Two weeks ago the militant group Al Shabaab ordered that telecommunications companies in Somalia immediately shut down their network of internet service. Operators in the country’s central and southern areas have now heeded the call, and discontinued their services.
Somali analyst Abdi Aynte believes that the move by Al Shabaab is probably one out of fear that the technology can be used to track their movements and top leaders. “The most important one is that they are afraid that this technology will be used to track some of their top fighters as the operations of drones permeate in the areas that al Shabaab controls in South and Central Somalia,” he said.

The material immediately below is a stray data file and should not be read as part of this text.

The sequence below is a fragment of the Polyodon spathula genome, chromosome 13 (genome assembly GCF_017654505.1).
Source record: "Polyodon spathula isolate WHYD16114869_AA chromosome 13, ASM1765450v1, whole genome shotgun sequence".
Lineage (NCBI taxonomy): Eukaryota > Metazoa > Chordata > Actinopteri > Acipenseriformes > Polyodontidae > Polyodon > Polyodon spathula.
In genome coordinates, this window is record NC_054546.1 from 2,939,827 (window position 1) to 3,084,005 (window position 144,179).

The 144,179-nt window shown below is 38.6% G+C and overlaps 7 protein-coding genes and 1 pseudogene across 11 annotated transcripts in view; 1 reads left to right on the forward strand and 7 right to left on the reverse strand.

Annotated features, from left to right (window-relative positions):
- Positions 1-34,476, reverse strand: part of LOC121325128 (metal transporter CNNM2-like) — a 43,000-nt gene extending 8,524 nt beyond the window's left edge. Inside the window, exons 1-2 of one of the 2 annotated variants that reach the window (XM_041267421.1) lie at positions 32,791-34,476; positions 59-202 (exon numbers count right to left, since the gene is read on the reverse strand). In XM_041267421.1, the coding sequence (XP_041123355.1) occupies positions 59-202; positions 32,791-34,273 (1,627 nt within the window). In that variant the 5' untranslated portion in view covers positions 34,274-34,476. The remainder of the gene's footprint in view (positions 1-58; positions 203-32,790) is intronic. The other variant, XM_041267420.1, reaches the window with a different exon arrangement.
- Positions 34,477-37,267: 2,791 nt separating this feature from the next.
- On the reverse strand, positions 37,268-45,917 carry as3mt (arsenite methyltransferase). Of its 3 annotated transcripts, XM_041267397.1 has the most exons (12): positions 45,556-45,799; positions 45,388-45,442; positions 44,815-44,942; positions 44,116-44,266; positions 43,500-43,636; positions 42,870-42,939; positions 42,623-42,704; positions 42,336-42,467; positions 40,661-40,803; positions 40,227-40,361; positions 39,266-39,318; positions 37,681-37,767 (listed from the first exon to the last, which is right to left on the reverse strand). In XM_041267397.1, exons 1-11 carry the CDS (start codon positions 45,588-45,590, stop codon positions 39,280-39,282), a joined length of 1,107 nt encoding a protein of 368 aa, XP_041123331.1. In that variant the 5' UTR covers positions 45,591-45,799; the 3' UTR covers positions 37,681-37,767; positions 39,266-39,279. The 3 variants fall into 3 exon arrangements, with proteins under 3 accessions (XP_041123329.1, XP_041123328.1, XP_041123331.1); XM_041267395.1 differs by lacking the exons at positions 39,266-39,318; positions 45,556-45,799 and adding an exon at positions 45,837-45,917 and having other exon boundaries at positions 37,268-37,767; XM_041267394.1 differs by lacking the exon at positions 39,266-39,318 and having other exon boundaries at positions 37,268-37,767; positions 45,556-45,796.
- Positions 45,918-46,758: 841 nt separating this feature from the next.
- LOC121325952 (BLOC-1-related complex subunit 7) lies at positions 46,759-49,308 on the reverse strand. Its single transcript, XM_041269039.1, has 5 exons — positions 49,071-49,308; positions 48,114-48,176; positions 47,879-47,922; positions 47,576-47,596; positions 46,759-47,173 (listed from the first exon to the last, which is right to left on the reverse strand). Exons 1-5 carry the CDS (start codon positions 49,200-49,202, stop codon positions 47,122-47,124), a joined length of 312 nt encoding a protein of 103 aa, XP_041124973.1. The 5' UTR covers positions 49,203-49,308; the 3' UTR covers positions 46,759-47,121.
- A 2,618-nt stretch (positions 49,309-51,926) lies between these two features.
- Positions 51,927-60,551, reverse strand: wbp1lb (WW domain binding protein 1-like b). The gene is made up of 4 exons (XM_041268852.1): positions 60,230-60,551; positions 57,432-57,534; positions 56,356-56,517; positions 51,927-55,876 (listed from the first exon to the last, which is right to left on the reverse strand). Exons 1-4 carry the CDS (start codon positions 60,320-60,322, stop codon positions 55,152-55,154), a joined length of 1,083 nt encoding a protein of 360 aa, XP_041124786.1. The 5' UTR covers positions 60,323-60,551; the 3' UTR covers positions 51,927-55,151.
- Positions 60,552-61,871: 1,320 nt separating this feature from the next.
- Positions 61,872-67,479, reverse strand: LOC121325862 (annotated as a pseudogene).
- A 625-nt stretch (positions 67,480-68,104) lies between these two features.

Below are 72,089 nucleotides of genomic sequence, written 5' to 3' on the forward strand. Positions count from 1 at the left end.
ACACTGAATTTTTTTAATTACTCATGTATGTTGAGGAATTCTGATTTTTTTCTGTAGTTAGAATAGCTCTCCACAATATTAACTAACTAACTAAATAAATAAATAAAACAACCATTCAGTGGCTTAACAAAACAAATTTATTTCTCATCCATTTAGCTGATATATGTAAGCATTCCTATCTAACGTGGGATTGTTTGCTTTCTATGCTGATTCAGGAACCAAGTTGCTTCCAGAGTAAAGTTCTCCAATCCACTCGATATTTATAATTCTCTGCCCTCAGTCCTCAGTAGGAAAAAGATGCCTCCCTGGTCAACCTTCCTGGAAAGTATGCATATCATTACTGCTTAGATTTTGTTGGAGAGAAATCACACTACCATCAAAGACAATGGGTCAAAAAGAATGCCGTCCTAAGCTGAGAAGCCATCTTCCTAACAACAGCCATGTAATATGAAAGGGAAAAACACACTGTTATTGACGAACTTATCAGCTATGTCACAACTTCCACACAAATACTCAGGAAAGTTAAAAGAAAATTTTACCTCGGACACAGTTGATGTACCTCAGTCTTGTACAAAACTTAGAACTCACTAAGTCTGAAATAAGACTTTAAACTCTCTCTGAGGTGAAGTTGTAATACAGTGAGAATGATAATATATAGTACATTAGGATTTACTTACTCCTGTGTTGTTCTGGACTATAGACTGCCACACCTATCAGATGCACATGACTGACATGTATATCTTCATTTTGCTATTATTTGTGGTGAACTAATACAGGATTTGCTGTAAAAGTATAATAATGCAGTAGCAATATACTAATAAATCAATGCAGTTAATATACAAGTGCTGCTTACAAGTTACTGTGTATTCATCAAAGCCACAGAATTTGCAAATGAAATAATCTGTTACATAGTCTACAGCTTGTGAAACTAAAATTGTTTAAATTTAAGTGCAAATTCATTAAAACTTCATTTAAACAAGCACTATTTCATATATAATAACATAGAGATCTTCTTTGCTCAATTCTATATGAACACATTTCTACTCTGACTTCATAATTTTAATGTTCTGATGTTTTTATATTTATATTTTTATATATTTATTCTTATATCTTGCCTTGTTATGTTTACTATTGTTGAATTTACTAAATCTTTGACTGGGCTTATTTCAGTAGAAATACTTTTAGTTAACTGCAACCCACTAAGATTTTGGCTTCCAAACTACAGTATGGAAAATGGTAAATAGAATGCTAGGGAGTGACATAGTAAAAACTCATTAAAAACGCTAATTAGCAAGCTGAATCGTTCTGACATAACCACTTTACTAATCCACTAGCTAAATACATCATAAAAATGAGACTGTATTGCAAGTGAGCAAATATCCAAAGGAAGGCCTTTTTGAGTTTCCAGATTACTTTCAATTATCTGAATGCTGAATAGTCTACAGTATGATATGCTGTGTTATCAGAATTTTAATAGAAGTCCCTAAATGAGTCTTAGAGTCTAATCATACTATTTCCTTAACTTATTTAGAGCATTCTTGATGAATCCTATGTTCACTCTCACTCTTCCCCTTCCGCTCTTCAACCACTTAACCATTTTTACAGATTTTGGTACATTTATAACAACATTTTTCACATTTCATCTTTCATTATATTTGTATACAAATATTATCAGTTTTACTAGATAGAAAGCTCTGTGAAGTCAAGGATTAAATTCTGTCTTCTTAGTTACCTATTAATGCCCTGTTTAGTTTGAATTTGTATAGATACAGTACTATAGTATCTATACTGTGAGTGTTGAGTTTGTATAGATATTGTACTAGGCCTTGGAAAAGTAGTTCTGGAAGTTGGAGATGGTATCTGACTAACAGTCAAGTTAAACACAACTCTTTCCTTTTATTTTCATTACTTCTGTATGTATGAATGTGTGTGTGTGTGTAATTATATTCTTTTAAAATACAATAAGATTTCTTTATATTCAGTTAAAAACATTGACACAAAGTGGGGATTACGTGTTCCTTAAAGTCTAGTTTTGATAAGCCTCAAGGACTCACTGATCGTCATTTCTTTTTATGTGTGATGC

According to Hiraan Online news site, “residents in these areas reported missing signals even as the militia was spotted checking mobile phones for any internet connections in areas they control.” The website also reports that “Al Shabaab militants also entered telecom companies and ordered them to shut down internet provision.”
The rebel group made the announcement during a broadcast on 9 January by a radio station affiliated with the group, and in a statement issued to local media. “Any individual or company that is found not following the order will be considered to be working with the enemy and they will be dealt with in accordance Sharia law,” the statement read.
Charlie Fripp – Consumer Tech editor